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Chivukula, Bramnick, McKeon & Benson Measure Calling for Release of Baha’I Prisoners in Iran Approved by Assembly

(TRENTON) Bi-partisan legislation sponsored by Assembly Deputy Speaker Upendra J. Chivukula, Assembly Minority Leader Jon M. Bramnick, Assemblyman John F. McKeon and Assemblyman Daniel R. Benson for the immediate release of all Baha’i prisoners in Iran was approved on Monday by the full Assembly.
The measure (AR-176) also calls for fair treatment of the Baha’i community in that country.
Founded in Iran in 1844, the Baha’i faith is the youngest of the world’s monotheistic religions with more than five million adherents in 236 countries and territories, drawn from every nationality, ethnic group and religious background.
“Iran’s estimated 300,000 Baha’i community has long been subjected to state-sponsored persecution because of its religious beliefs, with the attacks intensifying after the Iranian revolution in 1979 when more than 200 members of the Baha’i faith were killed in summary executions and extrajudicial killings. Hundreds of Baha’is are reported to have been unlawfully arrested and imprisoned and thousands deprived of jobs, education and the freedom to worship,” Chivukula (D-Somerset\Middlesex) said.
“The measure we sponsored strongly condemns the “cradle to grave” persecution of members of the Baha’i faith in Iran and calls for the immediate release of all Baha’i prisoners,” Chivukula added.
“We join the global community in calling for the immediate release of the seven prominent members of the Baha’i faith who were incarcerated in Teheran’s notorious Evin prison after being unjustly charged and given 20-year sentences. We urge the Iranian government to live up to its international human rights obligations,” Bramnick (R-Westfield) said.
“Baha’is in Iran are reported to be routinely arrested, detained, and imprisoned. They are denied business licenses and Baha’i marriages are not recognized. Teheran’s violation of the International Covenants on Human Rights is also manifested in the continued raids and attacks on Baha’i homes and businesses, the defacement and destruction of Baha’i sacred sites, and the systematic denial of education and employment to members of the community. The measure we sponsored condemns the state-sponsored persecution of the Baha’i community by the government of Iran and calls for the immediate release of all Baha’i prisoners,” McKeon (D-Essex\Morris) said.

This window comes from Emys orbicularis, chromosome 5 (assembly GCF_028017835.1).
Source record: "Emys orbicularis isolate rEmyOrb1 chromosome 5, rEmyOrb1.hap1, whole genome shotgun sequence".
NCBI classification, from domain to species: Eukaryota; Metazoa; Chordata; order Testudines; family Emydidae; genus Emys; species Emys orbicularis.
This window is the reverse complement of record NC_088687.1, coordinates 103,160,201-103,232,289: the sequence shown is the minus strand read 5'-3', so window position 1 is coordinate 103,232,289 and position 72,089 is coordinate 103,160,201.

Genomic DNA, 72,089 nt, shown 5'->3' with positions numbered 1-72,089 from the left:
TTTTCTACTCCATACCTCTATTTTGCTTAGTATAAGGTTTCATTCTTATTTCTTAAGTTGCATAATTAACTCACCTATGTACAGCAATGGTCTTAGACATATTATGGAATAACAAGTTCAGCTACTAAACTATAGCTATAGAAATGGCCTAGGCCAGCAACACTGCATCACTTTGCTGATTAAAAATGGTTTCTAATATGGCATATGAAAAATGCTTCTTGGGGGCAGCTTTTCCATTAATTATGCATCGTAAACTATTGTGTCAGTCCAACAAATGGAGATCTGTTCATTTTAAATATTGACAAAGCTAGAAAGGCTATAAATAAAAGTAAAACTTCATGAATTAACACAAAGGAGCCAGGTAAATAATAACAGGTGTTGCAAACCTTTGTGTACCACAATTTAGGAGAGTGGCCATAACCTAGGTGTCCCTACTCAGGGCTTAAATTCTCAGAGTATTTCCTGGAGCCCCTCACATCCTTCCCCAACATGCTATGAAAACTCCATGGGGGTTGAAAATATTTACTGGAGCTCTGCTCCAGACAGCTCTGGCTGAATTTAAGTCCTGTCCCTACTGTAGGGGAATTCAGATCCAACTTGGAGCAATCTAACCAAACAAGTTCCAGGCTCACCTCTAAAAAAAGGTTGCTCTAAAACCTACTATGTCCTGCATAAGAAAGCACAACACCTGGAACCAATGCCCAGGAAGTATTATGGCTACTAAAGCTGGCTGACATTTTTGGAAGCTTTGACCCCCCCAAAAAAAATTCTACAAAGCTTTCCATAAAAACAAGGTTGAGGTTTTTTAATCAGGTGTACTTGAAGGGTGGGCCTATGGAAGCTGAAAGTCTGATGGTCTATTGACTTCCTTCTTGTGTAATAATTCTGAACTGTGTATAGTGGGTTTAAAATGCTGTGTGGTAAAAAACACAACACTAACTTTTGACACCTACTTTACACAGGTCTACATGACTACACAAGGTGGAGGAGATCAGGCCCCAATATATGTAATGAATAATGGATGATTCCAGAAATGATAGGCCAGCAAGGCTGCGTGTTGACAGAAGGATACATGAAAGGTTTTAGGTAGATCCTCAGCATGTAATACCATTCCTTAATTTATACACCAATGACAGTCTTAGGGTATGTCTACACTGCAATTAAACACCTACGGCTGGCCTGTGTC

“We first learned of the brutal treatment of the Baha’i community in Iran from constituents in our district who belong to the Baha’i faith. It is untenable that anyone should suffer the kind of oppression and violation of their human rights that members of the Baha’i community are subjected to in Iran and we urge the Iranian government to grant them their constitutional rights and to release all Baha’i prisoners,” Benson (D-Hamilton) said.
“The Baha’i community of New Jersey is deeply grateful to the New Jersey General Assembly for the approval of AR-176 and appreciates the support of our state’s lawmakers and so many people of New Jersey who have joined us in recognizing that the persecution of any one religion is a threat to all religions, and to all people of conscience throughout the world. It is essential to keep an international spotlight on the persecution of the Baha’i in Iran, and resolutions such as this one let the government of Iran know that the eyes of the global community are upon it,” said Jay Tyson, a member of the local spiritual Assembly of the Baha’is of Hamilton Township.
Earlier in the year, the U.S. Senate and House of Representatives introduced a resolution in the 113th Congress condemning the government of Iran for state-sponsored persecution of its Baha’i religious minority and for its continued violation of the International Covenants on Human Rights. The resolutions also call on the U.S. President and Secretary of State to condemn Iran’s continued human rights violations and demand the release of prisoners held solely on account of their religion.
In 2012, the United Nations General Assembly recognized and condemned the treatment of the Baha’i by Iran and in December of that year, adopted a resolution calling on the Iranian government to eliminate discrimination against, and exclusion of members of the Baha’i faith. This includes denying Baha’i youth access to Iranian universities.
The resolution also calls on Iran to accord to all Baha’is, including those imprisoned because of their beliefs, the due process of law and rights that they are constitutionally guaranteed.
The International Labor Organization (ILO) has expressed “deep concern” over continuing economic and educational discrimination against Baha’is in Iran. According to the ILO, the case of Iranian Baha’is remains “particularly serious” because of “systematic discrimination” by the government.
Currently, it is reported that there are 115 Baha’is in prison and 436 awaiting trial, appeal, sentencing or the commencement of their sentence in Iran.
The central theme of the Baha’i faith is that all of humanity is one single race, that the day has come for humanity’s unification into one global society and that the purpose of life is to know and worship God, to acquire virtues, to promote the oneness of humankind and to carry forward an ever-advancing civilization.